I hate how Dad sounds over the phone lately.
I remember when I was a kid, I thought voices I heard through phones were some compression of the other’s soul, their essence miniaturized and compacted, then shot through miles and miles of wire; the faint static that tinged a voice’s edges was the soul’s frenetic crackling, unable to keep still after having lightninged its way to me.
I know now that’s not the case–mics and speakers convert audio to electricity to audio–but still the image saddens me, because these days my father’s voice sounds far too soft over the phone, as though his soul is fraying at the ends, becoming too weak to travel long distances.
“Do you have enough money to last the weekend?”
“Yeah,” I say, knowing full well I don’t.
“That’s good, that’s good. Are you studying?”
“Yeah, I guess,” I mumble.
He sounds so tired. I am not used to Dad sounding weary.
My dad is not an imposing man. He is slight of frame, not small, but by no means large either. I’ve been taller than him since I was fifteen, yet I remember the night I was being rude and he grabbed me by the front of my shirt and yanked so hard my t-shirt ripped at the seams, and I went to bed shaking and respectful. I’m supposed to be in my prime and he’s a retiree, but I still hand him jars I can’t open. He is seventy kilos of quiet strength.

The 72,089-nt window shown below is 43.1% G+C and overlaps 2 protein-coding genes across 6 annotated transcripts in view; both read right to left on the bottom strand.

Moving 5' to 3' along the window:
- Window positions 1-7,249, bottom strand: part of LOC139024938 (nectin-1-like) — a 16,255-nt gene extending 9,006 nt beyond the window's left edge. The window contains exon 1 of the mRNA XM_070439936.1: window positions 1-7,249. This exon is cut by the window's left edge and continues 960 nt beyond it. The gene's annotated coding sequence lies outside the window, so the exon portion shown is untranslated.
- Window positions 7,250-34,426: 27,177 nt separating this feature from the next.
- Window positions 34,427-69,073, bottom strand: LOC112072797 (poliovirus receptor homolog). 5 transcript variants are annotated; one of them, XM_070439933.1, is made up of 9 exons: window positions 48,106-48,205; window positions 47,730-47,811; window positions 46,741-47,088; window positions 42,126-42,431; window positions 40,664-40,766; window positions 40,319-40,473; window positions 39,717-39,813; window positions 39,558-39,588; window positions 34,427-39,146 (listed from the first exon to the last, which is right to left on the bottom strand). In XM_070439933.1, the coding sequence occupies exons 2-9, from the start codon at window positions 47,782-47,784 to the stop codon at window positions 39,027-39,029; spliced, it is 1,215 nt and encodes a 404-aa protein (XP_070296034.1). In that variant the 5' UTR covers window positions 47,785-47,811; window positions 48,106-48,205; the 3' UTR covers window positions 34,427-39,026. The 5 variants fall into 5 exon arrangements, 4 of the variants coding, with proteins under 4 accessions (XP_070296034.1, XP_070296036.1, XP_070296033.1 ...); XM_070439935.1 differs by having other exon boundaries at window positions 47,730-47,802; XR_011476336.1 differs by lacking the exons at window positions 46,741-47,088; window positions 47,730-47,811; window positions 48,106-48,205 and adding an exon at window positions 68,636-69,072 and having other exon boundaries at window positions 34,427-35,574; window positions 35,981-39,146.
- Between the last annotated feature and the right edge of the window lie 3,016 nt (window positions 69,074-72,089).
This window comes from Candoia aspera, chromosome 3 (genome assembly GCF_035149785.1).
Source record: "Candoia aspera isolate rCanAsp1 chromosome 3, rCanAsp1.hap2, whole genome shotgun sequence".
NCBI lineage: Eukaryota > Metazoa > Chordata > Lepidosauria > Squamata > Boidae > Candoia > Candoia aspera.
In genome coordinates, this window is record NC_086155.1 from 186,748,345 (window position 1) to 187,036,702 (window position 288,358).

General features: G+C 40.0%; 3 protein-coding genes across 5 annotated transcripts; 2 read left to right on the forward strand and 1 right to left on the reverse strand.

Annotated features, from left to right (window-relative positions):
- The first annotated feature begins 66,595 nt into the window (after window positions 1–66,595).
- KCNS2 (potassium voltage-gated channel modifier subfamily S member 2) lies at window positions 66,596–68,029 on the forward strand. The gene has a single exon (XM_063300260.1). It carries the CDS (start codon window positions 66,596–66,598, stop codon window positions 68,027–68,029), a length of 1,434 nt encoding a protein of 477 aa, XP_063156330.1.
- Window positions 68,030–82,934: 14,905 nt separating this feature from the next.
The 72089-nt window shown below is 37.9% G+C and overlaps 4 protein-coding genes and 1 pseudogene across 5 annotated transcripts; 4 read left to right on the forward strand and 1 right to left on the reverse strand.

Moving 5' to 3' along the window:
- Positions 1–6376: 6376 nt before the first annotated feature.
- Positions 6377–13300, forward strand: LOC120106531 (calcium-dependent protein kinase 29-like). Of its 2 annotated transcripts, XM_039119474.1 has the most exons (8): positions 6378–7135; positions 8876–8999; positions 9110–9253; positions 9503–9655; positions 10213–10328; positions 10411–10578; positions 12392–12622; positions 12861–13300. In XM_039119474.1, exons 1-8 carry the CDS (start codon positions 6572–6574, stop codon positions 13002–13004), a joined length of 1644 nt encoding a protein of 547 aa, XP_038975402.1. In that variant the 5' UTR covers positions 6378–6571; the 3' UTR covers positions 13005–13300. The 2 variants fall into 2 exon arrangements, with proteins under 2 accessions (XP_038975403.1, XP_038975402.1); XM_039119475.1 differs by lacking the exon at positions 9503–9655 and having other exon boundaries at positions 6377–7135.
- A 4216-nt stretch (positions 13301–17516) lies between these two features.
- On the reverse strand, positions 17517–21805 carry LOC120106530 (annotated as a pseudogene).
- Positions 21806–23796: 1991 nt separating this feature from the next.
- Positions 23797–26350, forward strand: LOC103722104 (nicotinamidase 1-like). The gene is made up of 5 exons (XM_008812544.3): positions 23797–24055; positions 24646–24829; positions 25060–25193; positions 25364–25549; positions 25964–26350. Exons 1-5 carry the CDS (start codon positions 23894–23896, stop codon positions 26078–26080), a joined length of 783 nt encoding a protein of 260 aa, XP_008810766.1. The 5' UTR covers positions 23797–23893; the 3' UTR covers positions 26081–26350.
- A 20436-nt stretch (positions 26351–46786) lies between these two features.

I fumble through a conversation with him, my mind racing for things to talk about. I don’t want to hang up. I want to have a robust conversation with my father, the kind you hold between both hands and examine from several angles, proud of how full-bodied it is.
“Okay,” I hear him say eventually. I panic.
“Are you eating well?” I blurt. He laughs. I can’t help but smile. It’s nice to hear him laugh.
“Yes son, I’m taking care of myself. Your mother won’t let me do otherwise.”
“That’s good. I’m happy to hear that.”
He says something about living to be ninety. I whisper a fierce Amen, almost harsh in its force and exuberance.
He laughs again.
“Amen. Alright son, we’ll talk later,” he says, and in that moment my hands shake.
How long until there isn’t a later? How long until his face is the memory of a memory of a memory, and I am ashamed that I need to look at pictures of him to remember it?
I swear to myself that next time, next time I see him I will crush him in a hug so tight and bad it’s a vice, and have a long conversation with him. I tell myself I will forget I hate soccer and sit down to watch a game with him. I will look forward to the car rides in which he probes and asks me personal questions and I will not grit my teeth, to cage my words. I will tell him I love him, and I will not feel awkward at all.
I want to tell him now.
It’s on the tip of my tongue. I want to say it. I start to say it.
Instead I say,
© 2016 k.amoh